I guess, looking back on it, 2004 was the year, in which I learned how to not get what I want. How does one gain skills at doing that? “She’s becoming an expert loser.” “You know, you really wear defeat well.”

I bought myself this tan coat right at the start of December, when it started to become clear that I actually wasn’t going to take home the romantic prize that I wished for. I have worn this coat around like a consolation prize, like a cloak of socially acceptable melancholy. The coat has made it possible for me to pull the sadness off with a bit of grace. Trying to do it in my skunky black and white puffy coat with the stains on the sleeves would have been just completely depressing, totally lacking that bit of style-oomph that you need to help you pull your footsteps forward.

I have wanted to write a column here on my blog for weeks, but I have been unable to offer any words to the world. I have felt that way in general, on much more than just the word front: I have nothing to offer. Wide flat plains and my body just standing there on them. Nothing. It suits the times. The sun is on vacation, and the day is just tiny enough to allow through the minimal window of waking life. Just the basics for this time of year. Just survival. But, solstice passed, Christmas passed, New Year’s passed, the bleak nothing days of the beginning of January passed, and now the new year is starting. And it feels like time to get started up with it, better that than to let it leave me behind. So, reap the spoils of the year that passed, and get ready to plant up some new months.

The interesting thing about last year is that, along with totally not getting what I wanted at certain points, I have watched my ship come in in some pretty major ways. I guess that it has worked in the way that everybody says it does, all the zen dudes and Sting, you know, “if you love something set it free, if it comes back to you then you can be psyched, and if it doesn’t, then you’ll deal and, seriously, something else really mind blowing will most likely happen on another front in your life.”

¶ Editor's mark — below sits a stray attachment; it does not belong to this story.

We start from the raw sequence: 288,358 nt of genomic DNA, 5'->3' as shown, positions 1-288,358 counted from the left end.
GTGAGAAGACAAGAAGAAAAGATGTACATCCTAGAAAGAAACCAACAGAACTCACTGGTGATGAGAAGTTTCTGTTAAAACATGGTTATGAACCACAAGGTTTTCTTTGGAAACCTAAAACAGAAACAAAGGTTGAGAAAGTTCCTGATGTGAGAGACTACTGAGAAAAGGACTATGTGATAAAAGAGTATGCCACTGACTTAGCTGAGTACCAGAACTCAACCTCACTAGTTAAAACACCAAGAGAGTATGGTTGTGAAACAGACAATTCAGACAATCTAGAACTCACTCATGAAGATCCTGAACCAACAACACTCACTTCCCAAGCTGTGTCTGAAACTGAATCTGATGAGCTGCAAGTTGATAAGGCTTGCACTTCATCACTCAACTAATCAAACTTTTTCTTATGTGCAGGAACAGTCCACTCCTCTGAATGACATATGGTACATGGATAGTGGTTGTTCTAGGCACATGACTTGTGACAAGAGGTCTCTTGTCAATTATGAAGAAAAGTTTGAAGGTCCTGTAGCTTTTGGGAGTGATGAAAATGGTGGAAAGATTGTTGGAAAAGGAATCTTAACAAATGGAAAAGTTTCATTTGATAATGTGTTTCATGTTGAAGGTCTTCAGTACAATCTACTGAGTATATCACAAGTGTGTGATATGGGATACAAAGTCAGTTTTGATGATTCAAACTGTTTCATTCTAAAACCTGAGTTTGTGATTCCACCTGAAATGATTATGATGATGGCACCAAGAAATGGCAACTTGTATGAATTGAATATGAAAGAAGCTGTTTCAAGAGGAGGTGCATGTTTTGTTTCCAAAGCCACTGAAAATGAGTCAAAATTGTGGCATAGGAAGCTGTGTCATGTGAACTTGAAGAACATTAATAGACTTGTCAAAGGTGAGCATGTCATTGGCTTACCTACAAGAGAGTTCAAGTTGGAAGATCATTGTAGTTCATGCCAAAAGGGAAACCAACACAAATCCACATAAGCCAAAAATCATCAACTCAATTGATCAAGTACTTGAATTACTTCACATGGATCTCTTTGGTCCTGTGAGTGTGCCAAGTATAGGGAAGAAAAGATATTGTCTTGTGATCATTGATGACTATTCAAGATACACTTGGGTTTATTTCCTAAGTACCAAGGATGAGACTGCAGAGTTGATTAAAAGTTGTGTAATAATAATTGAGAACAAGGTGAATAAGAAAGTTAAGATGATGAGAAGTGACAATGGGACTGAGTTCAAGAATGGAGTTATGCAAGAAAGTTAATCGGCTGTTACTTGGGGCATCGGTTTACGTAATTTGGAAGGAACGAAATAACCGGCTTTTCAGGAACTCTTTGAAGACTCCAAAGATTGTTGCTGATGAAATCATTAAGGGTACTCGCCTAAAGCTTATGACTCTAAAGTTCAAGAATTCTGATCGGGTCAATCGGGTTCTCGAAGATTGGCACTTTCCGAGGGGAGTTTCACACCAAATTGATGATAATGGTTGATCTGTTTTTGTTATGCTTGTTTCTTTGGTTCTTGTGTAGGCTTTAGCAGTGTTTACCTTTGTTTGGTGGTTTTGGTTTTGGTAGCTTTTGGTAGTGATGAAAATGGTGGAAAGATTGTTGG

For Example:


POP MUSIC GEYSER (Getting to make music with Jona Bechtolt of YACHT)  A few years ago, I said to my friend, “honestly, I would actually rather find somebody to make music with than somebody to date. I mean, if we could make really good music together, that’s what I would rather have. Fuck the sex.” I have a habit of saying my bravest and loftiest ideas to this friend, and then finding that my actions fall short in the courage department. But the universe held me to it, and I got to record songs with Jona Bechtolt. This is new. This is big. Something about us recording together feels like our songs speak five languages or something. Whereas my older ones spoke maybe one, plus a rare dialect. I don’t think that the new songs are necessarily better, but they can certainly travel to places that my just-me songs never could. That’s cool. Could we say that it’s the music’s fault that I don’t get love-romance? My own fault for having made such a ballsy proclamation to the universe? Jona Bechtolt’s fault? Ha ha. It’s nobody’s fault. It’s what I said that I really wanted. And it probably really is what I want.

For example: FRANCE ON A PLATTER (Meeting Bordeaux and Paris Mo Fo Festival ) I got flown to France, and I met the whole awesome french musical mafia, and that was wild. I didn’t ask for it, I didn’t even know that I could have asked for it. And it was niiiiice.

For example: PORTLAND INSTITUTE OF CONTEMPORARY ART (Everybody grows up). Somehow, all of a sudden, I got to be the artist in residence with the The Portland Institute of Contemporary Art (PICA), with an office in Weiden + Kennedy Advertising Agency. PICA commissioned me to do a piece for their big festival. And then, once I started working on the piece, everybody whom I asked for assistance said yes. Everybody. And I asked a lot of people. It was bizarre. I approached some strangers on the street and asked them to be the main characters of my video, and they said yes. They took me out for high quality Italian food. The project was a yes-fest. Like big mother earth was pushing me out through her loins, trying to convince me that my efforts were important, that I should keep working. Yeah. Large unexpected packages arrived with my name spelled correctly on them. It happens, you get things. And you also happen to get the shit kicked out of you.